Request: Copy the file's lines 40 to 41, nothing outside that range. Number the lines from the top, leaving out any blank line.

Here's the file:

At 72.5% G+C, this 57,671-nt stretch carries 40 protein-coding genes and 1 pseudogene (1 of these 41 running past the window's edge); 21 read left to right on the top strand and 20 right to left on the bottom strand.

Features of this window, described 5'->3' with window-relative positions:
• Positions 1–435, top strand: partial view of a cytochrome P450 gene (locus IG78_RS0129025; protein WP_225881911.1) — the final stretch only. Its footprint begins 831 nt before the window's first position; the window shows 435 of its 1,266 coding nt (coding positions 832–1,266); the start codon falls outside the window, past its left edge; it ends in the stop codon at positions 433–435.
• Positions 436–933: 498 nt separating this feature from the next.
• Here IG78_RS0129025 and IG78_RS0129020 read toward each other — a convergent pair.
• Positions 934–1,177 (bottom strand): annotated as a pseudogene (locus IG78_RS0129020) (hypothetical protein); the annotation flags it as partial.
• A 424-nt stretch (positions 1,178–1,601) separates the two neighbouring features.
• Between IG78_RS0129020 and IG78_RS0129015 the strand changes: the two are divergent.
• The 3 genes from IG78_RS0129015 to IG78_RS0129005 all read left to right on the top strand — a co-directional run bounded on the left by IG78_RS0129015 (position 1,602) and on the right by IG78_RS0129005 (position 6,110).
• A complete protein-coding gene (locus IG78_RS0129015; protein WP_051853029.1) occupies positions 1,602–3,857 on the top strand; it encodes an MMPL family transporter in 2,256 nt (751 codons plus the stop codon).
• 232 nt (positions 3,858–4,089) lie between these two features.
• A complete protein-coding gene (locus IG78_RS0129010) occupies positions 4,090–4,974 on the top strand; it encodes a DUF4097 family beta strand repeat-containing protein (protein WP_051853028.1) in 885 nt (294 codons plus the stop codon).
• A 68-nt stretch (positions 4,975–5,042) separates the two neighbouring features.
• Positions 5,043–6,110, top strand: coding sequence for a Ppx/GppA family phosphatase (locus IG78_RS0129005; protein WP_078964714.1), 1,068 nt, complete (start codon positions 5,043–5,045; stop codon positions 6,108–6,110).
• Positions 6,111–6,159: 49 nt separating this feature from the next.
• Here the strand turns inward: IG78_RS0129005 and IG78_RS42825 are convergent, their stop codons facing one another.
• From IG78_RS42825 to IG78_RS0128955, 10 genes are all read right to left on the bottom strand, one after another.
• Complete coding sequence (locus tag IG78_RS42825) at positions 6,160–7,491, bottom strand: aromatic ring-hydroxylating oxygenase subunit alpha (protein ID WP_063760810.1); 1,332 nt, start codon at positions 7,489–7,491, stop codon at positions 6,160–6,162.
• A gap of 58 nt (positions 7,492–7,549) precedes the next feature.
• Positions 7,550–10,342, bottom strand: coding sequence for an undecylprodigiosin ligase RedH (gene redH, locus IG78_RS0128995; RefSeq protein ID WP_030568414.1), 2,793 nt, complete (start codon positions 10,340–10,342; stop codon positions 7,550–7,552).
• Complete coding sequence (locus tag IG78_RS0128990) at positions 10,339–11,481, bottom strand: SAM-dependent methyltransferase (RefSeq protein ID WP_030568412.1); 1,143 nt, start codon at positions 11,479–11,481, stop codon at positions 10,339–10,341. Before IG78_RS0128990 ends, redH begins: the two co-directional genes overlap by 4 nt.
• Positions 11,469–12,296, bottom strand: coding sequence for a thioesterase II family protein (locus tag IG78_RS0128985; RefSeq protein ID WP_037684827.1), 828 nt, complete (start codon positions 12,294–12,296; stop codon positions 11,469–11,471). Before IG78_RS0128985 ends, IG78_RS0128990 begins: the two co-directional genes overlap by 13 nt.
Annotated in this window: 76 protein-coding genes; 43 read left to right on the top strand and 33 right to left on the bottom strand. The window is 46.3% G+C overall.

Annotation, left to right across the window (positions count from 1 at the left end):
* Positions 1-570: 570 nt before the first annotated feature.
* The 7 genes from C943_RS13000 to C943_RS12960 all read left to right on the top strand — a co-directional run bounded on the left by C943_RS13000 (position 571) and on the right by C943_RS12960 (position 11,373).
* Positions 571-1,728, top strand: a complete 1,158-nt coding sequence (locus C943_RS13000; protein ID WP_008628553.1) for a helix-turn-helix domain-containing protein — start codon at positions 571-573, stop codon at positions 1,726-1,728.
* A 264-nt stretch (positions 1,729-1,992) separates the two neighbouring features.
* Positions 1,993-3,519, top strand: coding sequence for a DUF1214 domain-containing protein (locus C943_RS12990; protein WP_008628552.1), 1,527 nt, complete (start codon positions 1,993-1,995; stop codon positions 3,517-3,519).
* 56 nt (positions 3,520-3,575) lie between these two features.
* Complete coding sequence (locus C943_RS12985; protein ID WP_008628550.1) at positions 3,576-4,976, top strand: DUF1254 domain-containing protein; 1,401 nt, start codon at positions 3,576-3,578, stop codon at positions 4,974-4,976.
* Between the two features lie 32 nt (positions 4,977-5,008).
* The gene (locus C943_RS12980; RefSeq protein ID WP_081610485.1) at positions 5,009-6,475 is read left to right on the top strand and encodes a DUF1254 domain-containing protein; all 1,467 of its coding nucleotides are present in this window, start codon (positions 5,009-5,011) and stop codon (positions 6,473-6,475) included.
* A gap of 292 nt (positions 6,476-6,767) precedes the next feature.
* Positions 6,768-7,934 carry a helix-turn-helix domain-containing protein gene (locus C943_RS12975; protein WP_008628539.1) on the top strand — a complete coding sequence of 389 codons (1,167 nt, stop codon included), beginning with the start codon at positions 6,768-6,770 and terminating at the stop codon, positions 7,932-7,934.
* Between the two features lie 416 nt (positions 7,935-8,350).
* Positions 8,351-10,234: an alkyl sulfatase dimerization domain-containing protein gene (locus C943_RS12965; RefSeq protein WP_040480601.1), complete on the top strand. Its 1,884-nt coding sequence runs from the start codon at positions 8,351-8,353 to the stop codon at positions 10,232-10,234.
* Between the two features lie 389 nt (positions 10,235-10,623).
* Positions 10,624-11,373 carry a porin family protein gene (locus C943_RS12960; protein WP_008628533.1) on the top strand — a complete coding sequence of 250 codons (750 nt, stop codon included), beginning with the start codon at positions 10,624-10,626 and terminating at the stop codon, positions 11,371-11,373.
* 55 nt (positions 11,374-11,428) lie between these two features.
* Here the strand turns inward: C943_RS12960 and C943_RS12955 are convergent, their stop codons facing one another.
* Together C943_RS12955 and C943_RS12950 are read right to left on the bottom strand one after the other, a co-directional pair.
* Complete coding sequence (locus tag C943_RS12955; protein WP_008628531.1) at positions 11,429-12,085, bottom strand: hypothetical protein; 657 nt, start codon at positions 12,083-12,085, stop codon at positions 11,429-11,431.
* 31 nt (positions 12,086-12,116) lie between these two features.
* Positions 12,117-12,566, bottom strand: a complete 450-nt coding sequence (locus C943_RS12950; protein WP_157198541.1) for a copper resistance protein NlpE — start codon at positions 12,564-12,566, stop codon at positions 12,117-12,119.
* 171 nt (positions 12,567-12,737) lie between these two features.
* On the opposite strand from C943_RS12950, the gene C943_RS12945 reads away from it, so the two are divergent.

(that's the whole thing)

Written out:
* 55 nt (positions 11,374-11,428) lie between these two features.
* Here the strand turns inward: C943_RS12960 and C943_RS12955 are convergent, their stop codons facing one another.